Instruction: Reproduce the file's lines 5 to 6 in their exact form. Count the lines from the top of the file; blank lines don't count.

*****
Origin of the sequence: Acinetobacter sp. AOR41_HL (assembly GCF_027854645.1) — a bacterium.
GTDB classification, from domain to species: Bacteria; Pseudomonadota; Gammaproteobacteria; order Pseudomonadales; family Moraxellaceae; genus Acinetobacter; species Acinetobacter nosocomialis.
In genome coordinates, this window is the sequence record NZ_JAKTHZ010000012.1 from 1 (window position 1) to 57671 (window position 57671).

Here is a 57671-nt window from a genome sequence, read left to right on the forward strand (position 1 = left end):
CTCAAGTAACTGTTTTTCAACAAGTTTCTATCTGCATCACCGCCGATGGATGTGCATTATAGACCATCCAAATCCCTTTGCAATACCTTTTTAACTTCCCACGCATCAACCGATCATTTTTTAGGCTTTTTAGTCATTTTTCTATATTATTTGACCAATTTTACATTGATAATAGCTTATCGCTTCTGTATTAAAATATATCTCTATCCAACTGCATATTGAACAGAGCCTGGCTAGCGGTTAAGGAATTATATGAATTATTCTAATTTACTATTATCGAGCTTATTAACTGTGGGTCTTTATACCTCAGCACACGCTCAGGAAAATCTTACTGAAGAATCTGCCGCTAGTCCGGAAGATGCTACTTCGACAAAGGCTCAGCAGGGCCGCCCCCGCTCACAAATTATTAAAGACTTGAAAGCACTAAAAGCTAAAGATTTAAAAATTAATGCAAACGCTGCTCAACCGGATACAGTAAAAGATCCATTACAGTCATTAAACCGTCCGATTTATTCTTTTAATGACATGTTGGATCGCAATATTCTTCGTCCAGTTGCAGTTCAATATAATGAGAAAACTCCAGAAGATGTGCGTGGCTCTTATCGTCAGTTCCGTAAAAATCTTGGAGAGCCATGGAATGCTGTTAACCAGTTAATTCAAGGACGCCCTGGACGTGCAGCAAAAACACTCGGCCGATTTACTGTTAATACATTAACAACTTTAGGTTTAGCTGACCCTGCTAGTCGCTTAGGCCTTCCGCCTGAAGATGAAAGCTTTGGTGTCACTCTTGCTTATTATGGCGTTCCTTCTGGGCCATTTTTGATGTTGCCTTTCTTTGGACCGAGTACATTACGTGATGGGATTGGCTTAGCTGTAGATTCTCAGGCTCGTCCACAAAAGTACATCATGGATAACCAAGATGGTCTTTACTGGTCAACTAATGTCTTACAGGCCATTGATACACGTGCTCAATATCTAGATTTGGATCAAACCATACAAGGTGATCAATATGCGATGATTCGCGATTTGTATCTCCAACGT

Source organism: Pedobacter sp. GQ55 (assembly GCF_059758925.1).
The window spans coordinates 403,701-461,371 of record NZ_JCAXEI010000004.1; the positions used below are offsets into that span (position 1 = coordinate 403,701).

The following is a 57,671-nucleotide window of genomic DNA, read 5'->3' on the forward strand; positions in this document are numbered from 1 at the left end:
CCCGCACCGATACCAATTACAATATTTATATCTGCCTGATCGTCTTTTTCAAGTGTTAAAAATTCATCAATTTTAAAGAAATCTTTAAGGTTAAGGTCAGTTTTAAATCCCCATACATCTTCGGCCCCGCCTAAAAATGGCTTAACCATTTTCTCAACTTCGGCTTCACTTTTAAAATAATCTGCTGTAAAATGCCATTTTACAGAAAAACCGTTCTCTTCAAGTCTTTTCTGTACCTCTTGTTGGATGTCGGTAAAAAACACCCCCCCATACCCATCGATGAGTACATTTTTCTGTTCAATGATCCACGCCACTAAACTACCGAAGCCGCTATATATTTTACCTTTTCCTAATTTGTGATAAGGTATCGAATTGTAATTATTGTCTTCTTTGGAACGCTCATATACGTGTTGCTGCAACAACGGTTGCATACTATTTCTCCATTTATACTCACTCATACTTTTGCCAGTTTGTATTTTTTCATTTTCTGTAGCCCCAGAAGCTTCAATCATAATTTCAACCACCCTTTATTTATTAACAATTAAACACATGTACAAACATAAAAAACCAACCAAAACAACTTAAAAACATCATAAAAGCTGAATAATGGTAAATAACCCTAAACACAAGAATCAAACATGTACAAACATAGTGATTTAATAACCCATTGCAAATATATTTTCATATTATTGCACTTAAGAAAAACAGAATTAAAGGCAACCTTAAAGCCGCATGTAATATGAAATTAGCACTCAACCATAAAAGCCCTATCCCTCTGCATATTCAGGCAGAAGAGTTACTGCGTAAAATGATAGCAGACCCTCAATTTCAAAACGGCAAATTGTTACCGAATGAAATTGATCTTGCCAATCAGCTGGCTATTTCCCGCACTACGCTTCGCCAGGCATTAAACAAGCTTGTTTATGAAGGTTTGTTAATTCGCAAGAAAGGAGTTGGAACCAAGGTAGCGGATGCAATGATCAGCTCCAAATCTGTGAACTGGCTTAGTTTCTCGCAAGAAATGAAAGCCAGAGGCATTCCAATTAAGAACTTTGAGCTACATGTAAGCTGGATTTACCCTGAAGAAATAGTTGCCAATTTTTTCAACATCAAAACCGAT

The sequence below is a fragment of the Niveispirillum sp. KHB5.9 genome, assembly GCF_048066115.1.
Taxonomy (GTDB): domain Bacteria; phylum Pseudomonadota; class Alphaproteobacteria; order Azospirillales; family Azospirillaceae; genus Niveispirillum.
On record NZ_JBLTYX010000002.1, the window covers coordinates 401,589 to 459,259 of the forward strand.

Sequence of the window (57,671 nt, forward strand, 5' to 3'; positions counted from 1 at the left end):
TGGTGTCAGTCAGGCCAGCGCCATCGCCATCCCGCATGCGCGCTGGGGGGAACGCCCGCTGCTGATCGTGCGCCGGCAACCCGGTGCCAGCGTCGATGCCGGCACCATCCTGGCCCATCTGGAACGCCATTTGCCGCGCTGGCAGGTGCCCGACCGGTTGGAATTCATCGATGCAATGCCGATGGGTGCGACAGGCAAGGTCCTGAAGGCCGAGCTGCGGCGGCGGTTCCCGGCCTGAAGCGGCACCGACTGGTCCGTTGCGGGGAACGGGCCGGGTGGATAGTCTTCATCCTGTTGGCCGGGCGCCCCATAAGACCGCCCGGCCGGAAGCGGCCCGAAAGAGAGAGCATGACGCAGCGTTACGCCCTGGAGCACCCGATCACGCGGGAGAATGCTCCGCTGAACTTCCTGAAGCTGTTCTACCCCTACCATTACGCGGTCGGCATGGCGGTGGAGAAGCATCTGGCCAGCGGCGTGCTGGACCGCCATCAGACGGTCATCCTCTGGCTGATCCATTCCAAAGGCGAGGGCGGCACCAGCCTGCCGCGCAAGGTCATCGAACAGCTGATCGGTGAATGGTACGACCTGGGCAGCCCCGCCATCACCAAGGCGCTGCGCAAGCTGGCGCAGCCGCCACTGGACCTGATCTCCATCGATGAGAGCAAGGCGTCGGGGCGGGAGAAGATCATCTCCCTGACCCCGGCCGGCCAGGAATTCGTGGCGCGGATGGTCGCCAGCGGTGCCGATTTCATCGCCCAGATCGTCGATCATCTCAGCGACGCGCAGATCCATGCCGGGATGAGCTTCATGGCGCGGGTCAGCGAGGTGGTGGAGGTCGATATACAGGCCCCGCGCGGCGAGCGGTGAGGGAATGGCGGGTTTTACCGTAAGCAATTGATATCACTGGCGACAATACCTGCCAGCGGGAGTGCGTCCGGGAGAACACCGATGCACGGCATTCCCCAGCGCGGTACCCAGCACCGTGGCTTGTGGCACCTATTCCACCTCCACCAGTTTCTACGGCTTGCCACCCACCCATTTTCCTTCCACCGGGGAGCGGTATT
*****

CTCAAGTAACTGTTTTTCAACAAGTTTCTATCTGCATCACCGCCGATGGATGTGCATTATAGACCATCCAAATCCCTTTGCAATACCTTTTTAACTTCCCACGCATCAACCGATCATTTTTTAGGCTTTTTAGTCATTTTTCTATATTATTTGACCAATTTTACATTGATAATAGCTTATCGCTTCTGTATTAAAATATATCTCTATCCAACTGCATATTGAACAGAGCCTGGCTAGCGGTTAAGGAATTATATGAATTATTCTAATTTACTATTATCGAGCTTATTAACTGTGGGTCTTTATACCTCAGCACACGCTCAGGAAAATCTTACTGAAGAATCTGCCGCTAGTCCGGAAGATGCTACTTCGACAAAGGCTCAGCAGGGCCGCCCCCGCTCACAAATTATTAAAGACTTGAAAGCACTAAAAGCTAAAGATTTAAAAATTAATGCAAACGCTGCTCAACCGGATACAGTAAAAGATCCATTACAGTCATTAAACCGTCCGATTTATTCTTTTAATGACATGTTGGATCGCAATATTCTTCGTCCAGTTGCAGTTCAATATAATGAGAAAACTCCAGAAGATGTGCGTGGCTCTTATCGTCAGTTCCGTAAAAATCTTGGAGAGCCATGGAATGCTGTTAACCAGTTAATTCAAGGACGCCCTGGACGTGCAGCAAAAACACTCGGCCGATTTACTGTTAATACATTAACAACTTTAGGTTTAGCTGACCCTGCTAGTCGCTTAGGCCTTCCGCCTGAAGATGAAAGCTTTGGTGTCACTCTTGCTTATTATGGCGTTCCTTCTGGGCCATTTTTGATGTTGCCTTTCTTTGGACCGAGTACATTACGTGATGGGATTGGCTTAGCTGTAGATTCTCAGGCTCGTCCACAAAAGTACATCATGGATAACCAAGATGGTCTTTACTGGTCAACTAATGTCTTACAGGCCATTGATACACGTGCTCAATATCTAGATTTGGATCAAACCATACAAGGTGATCAATATGCGATGATTCGCGATTTGTATCTCCAACGT

Source organism: Pedobacter sp. GQ55 (assembly GCF_059758925.1).